Development and Inequality at the Local Level
Despite being quite intriguing the data concerning poverty and inequality on the local level are often overlooked. It is widely known that every fifth Bulgarian lives below the poverty line, but regional differences are mostly ignored – for example in Vidin and Sliven this is the case for practically every third person. What’s more – every district has its own poverty line, which is formed by the median income in the district itself, in other words – this is the measure of the relative poverty levels in each separate district. The poverty line in Vidin is almost two times lower than the one in Sofia. Despite that the relative share of people below it is two times larger. Does this imply that the development of a given district leads to decreasing income inequality and vice-versa – does the lack of development lead to higher income inequality?
The poverty line in Bulgaria is a relative measure of poverty. Thus it is also a measure of inequality, since it is determined by the median income levels. Simply put – a poor person is someone whose income is lower than the income of others. Despite all the conditionality that the regional data on income and inequality levels suggest, the overview of the situation in Bulgarian districts gives a more or less affirmative answer to the questions above. Richer districts, where GDP per capita levels are higher, are usually the ones where fewer people live below the district’s relative poverty line. This also holds true for local inequality, measured by the ratio between the income of the richest and poorest 20% of households in those districts. This ratio varies from 3.5 in Blagoevgrad to over 10.0 in Vidin, Pazardzhik and Sliven.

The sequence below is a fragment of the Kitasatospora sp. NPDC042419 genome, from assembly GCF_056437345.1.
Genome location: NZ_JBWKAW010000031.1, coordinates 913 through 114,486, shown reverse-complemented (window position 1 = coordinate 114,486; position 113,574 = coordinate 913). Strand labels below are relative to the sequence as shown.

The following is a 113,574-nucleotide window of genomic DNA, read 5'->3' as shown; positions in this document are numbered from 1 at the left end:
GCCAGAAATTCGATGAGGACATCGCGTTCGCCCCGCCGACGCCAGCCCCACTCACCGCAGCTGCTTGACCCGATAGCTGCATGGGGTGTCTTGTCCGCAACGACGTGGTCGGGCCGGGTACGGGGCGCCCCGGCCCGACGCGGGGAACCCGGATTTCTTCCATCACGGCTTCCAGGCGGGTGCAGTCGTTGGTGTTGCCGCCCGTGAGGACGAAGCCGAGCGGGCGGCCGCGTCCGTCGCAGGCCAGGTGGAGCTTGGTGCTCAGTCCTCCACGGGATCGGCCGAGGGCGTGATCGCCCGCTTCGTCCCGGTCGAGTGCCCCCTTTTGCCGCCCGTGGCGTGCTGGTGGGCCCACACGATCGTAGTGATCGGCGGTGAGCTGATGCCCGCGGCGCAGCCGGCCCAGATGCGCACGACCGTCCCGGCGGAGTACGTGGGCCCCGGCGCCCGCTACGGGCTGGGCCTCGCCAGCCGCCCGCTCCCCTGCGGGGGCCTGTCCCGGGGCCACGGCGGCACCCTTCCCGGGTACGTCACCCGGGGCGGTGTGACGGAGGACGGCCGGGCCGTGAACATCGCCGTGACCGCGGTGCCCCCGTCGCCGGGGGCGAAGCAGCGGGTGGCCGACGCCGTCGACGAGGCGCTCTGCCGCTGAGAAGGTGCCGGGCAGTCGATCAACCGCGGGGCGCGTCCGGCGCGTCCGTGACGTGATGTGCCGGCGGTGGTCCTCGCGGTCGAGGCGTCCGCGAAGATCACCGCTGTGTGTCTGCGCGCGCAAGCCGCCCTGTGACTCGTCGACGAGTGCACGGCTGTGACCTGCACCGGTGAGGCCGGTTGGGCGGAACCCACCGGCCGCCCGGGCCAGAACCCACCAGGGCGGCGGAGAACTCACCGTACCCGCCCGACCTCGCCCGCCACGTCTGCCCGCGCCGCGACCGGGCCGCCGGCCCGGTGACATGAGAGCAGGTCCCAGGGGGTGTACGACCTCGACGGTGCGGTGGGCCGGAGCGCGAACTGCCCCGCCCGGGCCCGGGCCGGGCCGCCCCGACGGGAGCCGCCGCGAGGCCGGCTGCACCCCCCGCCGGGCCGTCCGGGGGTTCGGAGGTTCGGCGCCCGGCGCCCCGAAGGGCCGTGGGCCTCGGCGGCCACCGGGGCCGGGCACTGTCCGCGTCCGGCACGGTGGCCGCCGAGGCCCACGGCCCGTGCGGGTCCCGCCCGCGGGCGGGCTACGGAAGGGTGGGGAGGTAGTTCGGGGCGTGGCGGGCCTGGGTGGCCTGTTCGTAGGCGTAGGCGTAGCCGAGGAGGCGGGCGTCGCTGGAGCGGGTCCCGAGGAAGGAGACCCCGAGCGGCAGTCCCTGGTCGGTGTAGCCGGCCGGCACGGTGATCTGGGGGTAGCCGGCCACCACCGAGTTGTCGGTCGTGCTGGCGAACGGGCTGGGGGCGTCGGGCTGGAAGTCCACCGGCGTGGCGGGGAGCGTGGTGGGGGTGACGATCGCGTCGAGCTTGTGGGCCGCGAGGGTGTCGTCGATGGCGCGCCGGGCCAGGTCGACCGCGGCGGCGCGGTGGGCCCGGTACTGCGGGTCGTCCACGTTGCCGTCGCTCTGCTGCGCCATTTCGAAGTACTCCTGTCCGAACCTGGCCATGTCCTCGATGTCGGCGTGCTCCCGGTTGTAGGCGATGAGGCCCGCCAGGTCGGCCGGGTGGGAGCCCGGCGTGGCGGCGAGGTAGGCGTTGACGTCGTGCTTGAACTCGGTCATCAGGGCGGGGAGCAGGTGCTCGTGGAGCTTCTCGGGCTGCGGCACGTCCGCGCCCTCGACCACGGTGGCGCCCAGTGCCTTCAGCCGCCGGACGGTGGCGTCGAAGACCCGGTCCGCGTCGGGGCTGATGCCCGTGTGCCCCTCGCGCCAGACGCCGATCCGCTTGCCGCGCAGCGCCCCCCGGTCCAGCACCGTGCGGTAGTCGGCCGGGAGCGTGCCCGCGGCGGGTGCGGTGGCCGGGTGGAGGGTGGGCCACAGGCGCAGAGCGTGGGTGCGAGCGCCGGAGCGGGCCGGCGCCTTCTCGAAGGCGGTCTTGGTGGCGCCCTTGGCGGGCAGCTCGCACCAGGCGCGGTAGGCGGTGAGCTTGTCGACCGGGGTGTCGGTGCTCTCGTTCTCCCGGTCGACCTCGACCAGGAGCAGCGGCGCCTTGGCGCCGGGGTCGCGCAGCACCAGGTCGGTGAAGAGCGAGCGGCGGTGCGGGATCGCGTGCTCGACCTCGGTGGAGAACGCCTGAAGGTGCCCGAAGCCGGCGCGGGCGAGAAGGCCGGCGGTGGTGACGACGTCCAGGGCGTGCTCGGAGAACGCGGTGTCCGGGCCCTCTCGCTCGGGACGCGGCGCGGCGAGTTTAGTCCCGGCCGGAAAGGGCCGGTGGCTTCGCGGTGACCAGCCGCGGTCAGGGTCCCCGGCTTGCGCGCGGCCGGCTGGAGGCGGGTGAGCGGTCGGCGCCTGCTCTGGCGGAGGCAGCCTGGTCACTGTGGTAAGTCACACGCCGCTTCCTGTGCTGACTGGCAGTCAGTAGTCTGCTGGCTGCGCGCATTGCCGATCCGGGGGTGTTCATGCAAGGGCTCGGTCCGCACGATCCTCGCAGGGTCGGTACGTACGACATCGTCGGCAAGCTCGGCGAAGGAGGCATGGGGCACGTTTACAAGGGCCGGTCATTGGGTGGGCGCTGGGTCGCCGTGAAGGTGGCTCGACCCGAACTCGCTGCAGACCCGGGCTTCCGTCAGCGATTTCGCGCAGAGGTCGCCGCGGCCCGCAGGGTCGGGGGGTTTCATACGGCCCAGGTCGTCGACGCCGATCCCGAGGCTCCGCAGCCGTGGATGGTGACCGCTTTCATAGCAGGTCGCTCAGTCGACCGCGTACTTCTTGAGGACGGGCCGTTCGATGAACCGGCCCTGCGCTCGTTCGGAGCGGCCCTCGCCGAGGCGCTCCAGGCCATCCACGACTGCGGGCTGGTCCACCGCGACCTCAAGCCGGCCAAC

In both cases there are examples of poor districts, where income inequality is relatively low. However, there are hardly any examples of rich districts, where income inequality is high. For instance, Kardzhali and Lovech are poor districts, where income inequality is low. Stara Zagora is an example of a relatively rich district, where inequality is high. The overall view, however, doesn’t suggest a negative correlation between better economic development and rising inequality. These observations for the most part also hold true when we look at the Gini coefficient at the local level.
If we replace GDP per capita indicator with employment ratios, the correlation is even clearer. The assumption that higher employment leads to lower inequality is confirmed by the data. What’s even more interesting is that there is a strong correlation between the employment ratios and the poverty line itself – more jobs lead to higher median income levels, while also reducing the share of people living below that line. This is another argument that leads us to conclude that the focus of policies, targeted at reducing poverty should be on creating more jobs and not on income policies. The latter usually includes not only income redistribution, but also labor market interventions, which despite aiming to help the employed, actually drive the price of labor up and hinder job creation, especially in poorer districts.